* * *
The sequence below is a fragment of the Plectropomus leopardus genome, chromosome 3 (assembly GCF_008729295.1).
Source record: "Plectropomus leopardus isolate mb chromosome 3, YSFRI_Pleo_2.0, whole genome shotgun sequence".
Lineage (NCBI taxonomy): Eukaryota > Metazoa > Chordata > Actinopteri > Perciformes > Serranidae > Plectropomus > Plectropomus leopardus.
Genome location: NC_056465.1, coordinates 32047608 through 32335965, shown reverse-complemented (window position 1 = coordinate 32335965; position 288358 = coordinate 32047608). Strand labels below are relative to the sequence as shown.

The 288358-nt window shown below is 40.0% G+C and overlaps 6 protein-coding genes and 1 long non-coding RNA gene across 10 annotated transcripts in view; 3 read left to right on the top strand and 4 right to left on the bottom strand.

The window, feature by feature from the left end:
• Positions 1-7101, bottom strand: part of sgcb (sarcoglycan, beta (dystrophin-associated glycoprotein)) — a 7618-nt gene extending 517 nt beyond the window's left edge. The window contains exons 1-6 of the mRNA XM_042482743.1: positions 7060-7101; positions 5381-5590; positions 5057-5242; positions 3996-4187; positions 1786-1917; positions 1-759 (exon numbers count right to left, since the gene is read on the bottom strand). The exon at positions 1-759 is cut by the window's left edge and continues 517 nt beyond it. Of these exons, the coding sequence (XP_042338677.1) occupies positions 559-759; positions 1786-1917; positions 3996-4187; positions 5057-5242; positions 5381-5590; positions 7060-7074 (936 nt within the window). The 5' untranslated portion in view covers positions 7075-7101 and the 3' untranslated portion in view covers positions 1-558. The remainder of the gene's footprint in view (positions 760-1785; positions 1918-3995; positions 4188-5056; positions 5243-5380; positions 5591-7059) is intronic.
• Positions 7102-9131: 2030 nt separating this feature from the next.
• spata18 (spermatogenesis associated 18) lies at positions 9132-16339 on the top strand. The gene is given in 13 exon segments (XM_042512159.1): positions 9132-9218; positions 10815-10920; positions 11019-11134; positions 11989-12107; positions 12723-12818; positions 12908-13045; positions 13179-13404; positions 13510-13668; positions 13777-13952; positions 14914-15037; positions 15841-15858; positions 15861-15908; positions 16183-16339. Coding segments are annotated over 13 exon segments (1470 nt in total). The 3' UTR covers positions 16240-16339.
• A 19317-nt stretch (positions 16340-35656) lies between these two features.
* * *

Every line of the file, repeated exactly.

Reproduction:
The sequence below is a fragment of the Plectropomus leopardus genome, chromosome 3 (assembly GCF_008729295.1).
Source record: "Plectropomus leopardus isolate mb chromosome 3, YSFRI_Pleo_2.0, whole genome shotgun sequence".
Lineage (NCBI taxonomy): Eukaryota > Metazoa > Chordata > Actinopteri > Perciformes > Serranidae > Plectropomus > Plectropomus leopardus.
Genome location: NC_056465.1, coordinates 32047608 through 32335965, shown reverse-complemented (window position 1 = coordinate 32335965; position 288358 = coordinate 32047608). Strand labels below are relative to the sequence as shown.

The 288358-nt window shown below is 40.0% G+C and overlaps 6 protein-coding genes and 1 long non-coding RNA gene across 10 annotated transcripts in view; 3 read left to right on the top strand and 4 right to left on the bottom strand.

The window, feature by feature from the left end:
• Positions 1-7101, bottom strand: part of sgcb (sarcoglycan, beta (dystrophin-associated glycoprotein)) — a 7618-nt gene extending 517 nt beyond the window's left edge. The window contains exons 1-6 of the mRNA XM_042482743.1: positions 7060-7101; positions 5381-5590; positions 5057-5242; positions 3996-4187; positions 1786-1917; positions 1-759 (exon numbers count right to left, since the gene is read on the bottom strand). The exon at positions 1-759 is cut by the window's left edge and continues 517 nt beyond it. Of these exons, the coding sequence (XP_042338677.1) occupies positions 559-759; positions 1786-1917; positions 3996-4187; positions 5057-5242; positions 5381-5590; positions 7060-7074 (936 nt within the window). The 5' untranslated portion in view covers positions 7075-7101 and the 3' untranslated portion in view covers positions 1-558. The remainder of the gene's footprint in view (positions 760-1785; positions 1918-3995; positions 4188-5056; positions 5243-5380; positions 5591-7059) is intronic.
• Positions 7102-9131: 2030 nt separating this feature from the next.
• spata18 (spermatogenesis associated 18) lies at positions 9132-16339 on the top strand. The gene is given in 13 exon segments (XM_042512159.1): positions 9132-9218; positions 10815-10920; positions 11019-11134; positions 11989-12107; positions 12723-12818; positions 12908-13045; positions 13179-13404; positions 13510-13668; positions 13777-13952; positions 14914-15037; positions 15841-15858; positions 15861-15908; positions 16183-16339. Coding segments are annotated over 13 exon segments (1470 nt in total). The 3' UTR covers positions 16240-16339.
• A 19317-nt stretch (positions 16340-35656) lies between these two features.